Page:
On the optimization side, by far the most frequent questions our users ask is about the current state of the data, or how the data looked on a specific day in the past. So we could actually do away with the roll-forward idea completely and just store the metric deltas aggregated by day using Druid’s existing aggregations on ingestion. However, if we take that approach, then we have to sum over the entire history at query time in order to figure out what things look like “today”. So the roll-forward would make it easy to answer questions like “what did things look like today?” and “what did things look like a month ago” with a minimum of query-time aggregation and grouping.

This may be an abuse of Druid, which is why we’re prototyping how this all will work before committing to a solution, but we have time-based data and we’re really happy with the performance and scalability we’re getting on our data on the querying side (and we have some upcoming milestones that are going to increase the amount of data we’re ingesting by orders of magnitude), so it’d be great if we can make this all work out.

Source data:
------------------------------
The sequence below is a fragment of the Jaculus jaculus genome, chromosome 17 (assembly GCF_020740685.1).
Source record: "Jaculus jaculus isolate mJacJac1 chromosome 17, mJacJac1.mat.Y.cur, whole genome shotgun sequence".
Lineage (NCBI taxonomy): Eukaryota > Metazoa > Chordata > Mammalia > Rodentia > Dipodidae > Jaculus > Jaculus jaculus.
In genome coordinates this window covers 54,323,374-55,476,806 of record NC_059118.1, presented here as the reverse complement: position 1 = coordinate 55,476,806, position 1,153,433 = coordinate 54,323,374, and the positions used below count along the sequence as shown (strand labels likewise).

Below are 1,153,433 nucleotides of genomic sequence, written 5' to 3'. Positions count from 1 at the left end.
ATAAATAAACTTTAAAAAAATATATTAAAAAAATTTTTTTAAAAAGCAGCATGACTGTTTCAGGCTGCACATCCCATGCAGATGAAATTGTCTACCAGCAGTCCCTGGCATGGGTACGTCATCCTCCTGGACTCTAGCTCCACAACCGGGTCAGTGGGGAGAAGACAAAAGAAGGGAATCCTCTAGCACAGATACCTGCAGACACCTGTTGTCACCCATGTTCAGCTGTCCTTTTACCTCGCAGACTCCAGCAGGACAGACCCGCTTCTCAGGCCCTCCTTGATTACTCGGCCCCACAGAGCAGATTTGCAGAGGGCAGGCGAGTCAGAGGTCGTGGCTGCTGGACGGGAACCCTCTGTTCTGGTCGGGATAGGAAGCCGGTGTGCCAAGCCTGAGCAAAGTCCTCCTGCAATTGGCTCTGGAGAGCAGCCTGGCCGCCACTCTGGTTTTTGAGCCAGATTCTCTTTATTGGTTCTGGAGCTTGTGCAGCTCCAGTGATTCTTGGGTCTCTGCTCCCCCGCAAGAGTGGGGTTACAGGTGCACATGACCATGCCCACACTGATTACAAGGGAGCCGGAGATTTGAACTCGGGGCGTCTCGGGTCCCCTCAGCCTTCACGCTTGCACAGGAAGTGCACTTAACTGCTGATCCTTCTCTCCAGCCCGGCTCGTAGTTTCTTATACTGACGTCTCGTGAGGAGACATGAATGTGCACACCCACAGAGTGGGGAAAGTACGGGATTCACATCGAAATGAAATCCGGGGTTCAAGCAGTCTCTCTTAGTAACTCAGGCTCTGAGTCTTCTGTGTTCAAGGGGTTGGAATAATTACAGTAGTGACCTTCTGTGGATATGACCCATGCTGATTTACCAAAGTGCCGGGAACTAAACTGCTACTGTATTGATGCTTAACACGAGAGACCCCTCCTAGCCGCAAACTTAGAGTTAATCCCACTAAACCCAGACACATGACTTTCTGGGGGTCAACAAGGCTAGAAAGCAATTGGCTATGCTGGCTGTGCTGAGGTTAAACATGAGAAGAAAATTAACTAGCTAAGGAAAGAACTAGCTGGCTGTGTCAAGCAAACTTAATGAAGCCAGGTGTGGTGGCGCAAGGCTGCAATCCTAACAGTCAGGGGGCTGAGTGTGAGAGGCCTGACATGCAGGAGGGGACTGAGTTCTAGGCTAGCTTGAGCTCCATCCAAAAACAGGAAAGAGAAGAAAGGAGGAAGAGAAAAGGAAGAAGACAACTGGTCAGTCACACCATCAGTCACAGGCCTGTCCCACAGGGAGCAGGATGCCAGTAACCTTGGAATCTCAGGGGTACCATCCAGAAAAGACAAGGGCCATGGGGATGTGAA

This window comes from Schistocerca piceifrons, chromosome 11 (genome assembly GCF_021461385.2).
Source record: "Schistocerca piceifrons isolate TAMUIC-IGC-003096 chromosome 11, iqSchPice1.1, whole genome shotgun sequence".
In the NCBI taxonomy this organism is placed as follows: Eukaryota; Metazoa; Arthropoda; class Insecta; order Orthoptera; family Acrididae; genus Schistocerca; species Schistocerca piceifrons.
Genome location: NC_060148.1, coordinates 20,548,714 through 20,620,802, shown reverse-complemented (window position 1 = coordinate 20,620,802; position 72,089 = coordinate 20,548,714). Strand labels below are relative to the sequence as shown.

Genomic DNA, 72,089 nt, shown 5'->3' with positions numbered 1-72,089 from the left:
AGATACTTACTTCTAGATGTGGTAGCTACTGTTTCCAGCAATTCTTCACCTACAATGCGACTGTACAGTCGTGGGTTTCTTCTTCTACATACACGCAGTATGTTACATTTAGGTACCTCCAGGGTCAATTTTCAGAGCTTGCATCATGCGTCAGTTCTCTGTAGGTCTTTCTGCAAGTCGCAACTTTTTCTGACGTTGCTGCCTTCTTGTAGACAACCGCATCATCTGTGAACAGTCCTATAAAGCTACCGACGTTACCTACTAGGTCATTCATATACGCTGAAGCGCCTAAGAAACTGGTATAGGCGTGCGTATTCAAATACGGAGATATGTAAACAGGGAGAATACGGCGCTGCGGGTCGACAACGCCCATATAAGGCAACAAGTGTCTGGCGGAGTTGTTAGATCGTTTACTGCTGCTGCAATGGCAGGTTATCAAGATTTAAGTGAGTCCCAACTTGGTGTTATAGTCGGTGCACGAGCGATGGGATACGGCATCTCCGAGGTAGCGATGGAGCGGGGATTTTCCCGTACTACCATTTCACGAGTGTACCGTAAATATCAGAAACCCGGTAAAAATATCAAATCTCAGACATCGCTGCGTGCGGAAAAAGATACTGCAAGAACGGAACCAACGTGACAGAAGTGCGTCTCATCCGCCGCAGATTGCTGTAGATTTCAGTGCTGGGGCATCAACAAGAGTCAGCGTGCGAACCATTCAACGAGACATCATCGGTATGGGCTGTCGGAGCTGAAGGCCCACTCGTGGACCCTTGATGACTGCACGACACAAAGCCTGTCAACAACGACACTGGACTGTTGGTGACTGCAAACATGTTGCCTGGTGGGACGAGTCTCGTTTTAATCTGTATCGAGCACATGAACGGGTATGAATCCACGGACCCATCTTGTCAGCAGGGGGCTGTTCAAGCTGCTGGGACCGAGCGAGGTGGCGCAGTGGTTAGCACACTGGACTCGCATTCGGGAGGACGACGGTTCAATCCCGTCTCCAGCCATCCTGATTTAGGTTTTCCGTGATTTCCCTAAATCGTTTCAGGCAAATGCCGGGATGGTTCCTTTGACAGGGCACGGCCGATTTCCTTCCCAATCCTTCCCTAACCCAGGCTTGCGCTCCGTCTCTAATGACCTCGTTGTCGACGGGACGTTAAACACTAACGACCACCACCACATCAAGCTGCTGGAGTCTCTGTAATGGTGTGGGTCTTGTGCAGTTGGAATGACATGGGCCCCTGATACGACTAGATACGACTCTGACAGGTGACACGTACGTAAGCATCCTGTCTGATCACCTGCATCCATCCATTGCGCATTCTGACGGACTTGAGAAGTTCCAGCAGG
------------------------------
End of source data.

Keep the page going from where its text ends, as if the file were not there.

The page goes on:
I did look to see if the query time lookups could handle this, but my understanding of those is that they always return current values, so we couldn’t keep track of the history associated with our mutable dimensions.

Thanks again,

– Will

Actually, after I wrote that response, I think it’s really only a performance optimization for which I have no data to justify. I think I can do everything I need to to with fewer edge cases and questions about latency and eventual consistency by just aggregating the change events themselves and querying for current state by aggregating over time. We probably have the option to resample older data to a lower query granularity, so there’s likely an upper bound for the data storage. In fact, that approach will probably result in less data overall being stored since we won’t be duplicating everything forward in time. So I think this question is unnecessary, I should just use Druid in the way it’s expecting to be used!

I figured I’d post this back to the list, in the hopes of helping the next Druid newbie, especially since it appears my (bad) idea was really due to lingering ideas about how mutable state databases would handle this kind of problem.

Thanks again!

– Will

Will

When we were planning our system we made the same mistake of over-complicating things prematurely. I would encourage you to use Druid as intended until it stops working, and then make it complicated. For example, we planned a very involved sampling method, and then realized that Druid was efficient enough that we would never need to use sampling.

It seems like you came to the same conclusion.